Congress and The Debt
The Debt Deal is in and Congress steps out until September
Congress finally did it. The debt ceiling has been raised for the 74th time in United States history. According to the Congressional Research Service, “Ten of those times have occurred since 2001.” The media is claiming Republicans and Democrats both had to compromise to strike this deal and neither party is 100% content with the agreement.
Most outside of Congress only know the outline of the deal; very few are disclosing the actual details of the plan. The Huffington Post reported, “President Barack Obama and Republican congressional leaders reached a historic agreement Sunday night on a compromise to permit vital U.S. borrowing by the Treasury in exchange for more than $2 trillion in long-term spending cuts.” That’s all well and good, but what exactly is the deal?
The first phase of the plan provides some quick relief to the economy. It immediately increases the debt ceiling by $400 billion which will allow the United States to continue paying necessities such as military salaries, interest on existing loans, and Medicare. This initial increase simply allows the government to keep paying its bills; to avoid default.
The second part involves a second raise in the debt ceiling by another $500 billion. Now here is where the compromising starts to come into play. This second increase was passed according to the BBC as a “political gesture and a symbolic rejection of the increase by conservatives in Congress.” It is symbolic because although the plan allows Congress to vote against this increase, President Barack Obama plans to veto any such vote. So it seems this second increase will happen whether Republican congressmen want it or not. Did Republicans read the fine print of this bill before they signed it?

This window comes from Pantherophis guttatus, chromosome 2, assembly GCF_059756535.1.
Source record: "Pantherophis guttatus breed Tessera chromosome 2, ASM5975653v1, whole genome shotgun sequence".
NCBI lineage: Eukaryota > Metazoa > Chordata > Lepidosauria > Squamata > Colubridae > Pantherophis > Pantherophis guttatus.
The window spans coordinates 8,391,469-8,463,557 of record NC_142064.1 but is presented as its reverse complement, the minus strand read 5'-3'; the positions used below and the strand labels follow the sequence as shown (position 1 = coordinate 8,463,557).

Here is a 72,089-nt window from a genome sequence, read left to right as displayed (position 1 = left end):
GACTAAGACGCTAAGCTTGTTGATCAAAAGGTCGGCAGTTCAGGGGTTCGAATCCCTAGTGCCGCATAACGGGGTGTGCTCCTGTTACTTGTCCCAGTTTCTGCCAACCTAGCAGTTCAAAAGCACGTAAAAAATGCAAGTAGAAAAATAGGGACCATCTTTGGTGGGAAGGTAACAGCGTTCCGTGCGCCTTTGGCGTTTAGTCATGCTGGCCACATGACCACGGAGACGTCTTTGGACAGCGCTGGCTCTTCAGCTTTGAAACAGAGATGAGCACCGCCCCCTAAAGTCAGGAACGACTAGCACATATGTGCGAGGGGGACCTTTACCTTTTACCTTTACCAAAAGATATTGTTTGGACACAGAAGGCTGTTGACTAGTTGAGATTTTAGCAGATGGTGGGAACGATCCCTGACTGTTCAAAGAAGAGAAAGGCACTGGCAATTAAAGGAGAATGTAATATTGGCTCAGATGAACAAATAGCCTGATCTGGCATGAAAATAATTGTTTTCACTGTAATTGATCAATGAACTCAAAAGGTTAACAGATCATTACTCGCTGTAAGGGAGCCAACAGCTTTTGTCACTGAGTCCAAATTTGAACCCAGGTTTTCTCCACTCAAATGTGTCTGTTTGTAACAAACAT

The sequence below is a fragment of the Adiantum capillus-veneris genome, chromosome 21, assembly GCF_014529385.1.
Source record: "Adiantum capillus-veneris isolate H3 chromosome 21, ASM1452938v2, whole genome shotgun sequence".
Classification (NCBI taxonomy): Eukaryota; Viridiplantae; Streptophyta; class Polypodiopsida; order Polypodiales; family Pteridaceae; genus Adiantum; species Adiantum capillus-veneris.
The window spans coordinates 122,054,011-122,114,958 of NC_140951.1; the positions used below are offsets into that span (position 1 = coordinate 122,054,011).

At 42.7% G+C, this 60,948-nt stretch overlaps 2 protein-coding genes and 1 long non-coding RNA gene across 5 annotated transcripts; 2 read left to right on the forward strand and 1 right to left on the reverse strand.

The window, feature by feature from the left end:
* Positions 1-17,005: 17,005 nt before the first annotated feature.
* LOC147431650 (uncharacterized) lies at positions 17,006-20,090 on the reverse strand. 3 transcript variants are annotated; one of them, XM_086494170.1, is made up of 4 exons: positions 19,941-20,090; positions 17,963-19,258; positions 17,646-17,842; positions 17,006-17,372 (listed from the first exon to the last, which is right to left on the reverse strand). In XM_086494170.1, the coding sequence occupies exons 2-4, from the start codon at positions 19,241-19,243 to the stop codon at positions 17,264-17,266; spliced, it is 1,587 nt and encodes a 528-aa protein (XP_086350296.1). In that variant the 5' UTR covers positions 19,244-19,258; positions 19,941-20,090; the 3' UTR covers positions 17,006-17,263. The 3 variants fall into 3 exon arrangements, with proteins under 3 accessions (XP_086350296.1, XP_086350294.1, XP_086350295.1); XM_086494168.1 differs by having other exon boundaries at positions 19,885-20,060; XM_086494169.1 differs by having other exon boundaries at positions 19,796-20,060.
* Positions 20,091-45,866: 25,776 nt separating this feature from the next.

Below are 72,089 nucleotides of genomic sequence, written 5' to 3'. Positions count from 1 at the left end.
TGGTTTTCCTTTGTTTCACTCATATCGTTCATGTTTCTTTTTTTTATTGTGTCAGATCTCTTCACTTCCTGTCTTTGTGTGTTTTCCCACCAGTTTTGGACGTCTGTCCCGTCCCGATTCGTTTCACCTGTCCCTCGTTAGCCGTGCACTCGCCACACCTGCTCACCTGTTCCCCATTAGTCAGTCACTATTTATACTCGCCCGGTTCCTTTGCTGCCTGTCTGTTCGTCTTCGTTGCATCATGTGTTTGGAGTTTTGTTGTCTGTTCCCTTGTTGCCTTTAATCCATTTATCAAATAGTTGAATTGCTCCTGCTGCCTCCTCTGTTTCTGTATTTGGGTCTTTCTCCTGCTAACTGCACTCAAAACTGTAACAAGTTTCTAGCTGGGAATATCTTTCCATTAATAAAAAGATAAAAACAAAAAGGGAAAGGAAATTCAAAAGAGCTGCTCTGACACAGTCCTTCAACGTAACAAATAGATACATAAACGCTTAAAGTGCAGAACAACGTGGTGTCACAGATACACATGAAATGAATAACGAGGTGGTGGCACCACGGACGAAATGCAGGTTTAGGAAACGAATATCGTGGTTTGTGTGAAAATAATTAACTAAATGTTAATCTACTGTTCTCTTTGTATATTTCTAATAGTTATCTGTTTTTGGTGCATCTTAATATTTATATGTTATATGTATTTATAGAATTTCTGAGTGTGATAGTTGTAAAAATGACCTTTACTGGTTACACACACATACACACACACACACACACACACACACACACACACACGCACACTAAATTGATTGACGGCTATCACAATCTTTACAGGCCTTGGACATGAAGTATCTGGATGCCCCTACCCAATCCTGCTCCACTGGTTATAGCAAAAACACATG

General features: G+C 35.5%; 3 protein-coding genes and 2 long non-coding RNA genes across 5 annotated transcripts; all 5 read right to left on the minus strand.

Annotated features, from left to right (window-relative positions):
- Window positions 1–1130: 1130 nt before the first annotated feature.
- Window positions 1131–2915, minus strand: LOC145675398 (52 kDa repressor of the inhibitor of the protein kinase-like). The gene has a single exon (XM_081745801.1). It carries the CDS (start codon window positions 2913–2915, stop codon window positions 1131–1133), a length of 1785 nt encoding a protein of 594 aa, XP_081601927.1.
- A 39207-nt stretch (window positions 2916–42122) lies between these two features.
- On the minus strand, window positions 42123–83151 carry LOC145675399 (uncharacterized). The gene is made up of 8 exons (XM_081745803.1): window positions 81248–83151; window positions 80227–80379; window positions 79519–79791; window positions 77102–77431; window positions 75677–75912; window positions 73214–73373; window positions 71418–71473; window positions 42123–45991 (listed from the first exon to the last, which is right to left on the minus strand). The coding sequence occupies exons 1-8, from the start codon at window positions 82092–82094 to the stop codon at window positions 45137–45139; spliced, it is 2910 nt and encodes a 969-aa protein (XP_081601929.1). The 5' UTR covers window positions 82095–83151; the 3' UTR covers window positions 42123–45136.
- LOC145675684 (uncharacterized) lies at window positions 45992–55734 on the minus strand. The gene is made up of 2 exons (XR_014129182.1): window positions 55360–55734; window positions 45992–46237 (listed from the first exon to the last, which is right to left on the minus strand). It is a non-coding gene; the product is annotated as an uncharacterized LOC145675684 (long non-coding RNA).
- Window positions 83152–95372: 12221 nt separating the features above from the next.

The next steps in the debt plan get a bit messy. While these first two increases are enacted, it is the government’s job to determine how it will meet the overall goal of $2.1 trillion in spending cuts over the next 10 years. There are some general guidelines in place such as another $917 billion in spending cuts which is set to start in October. However, the overall long-term details of how this will be achieved have been left to the new congressional committee that is to be formed.
The new Super Congress, also being referred to as the new Super Committee, is set to be assembled in November. For more information on this Super Congress and its layout please refer to the article Super Congress in Old Congress Out featured here on the BQB.
This special joint committee of 12 people will contain 6 Democrats and 6 Republicans from the House of Representatives and the Senate. The purpose of this new Super Congress is to determine where to cut $1.5 trillion from to reach the overall goal.
Although officials claim the Super Congress will not be allowed to increase taxes, they will be allowed to makes amendments to the tax code in order to provide additional revenue. So essentially they can not raise the current taxes directly, but they can create all new taxes to bring in more money. That’s a nice little loop-hole they found isn’t it?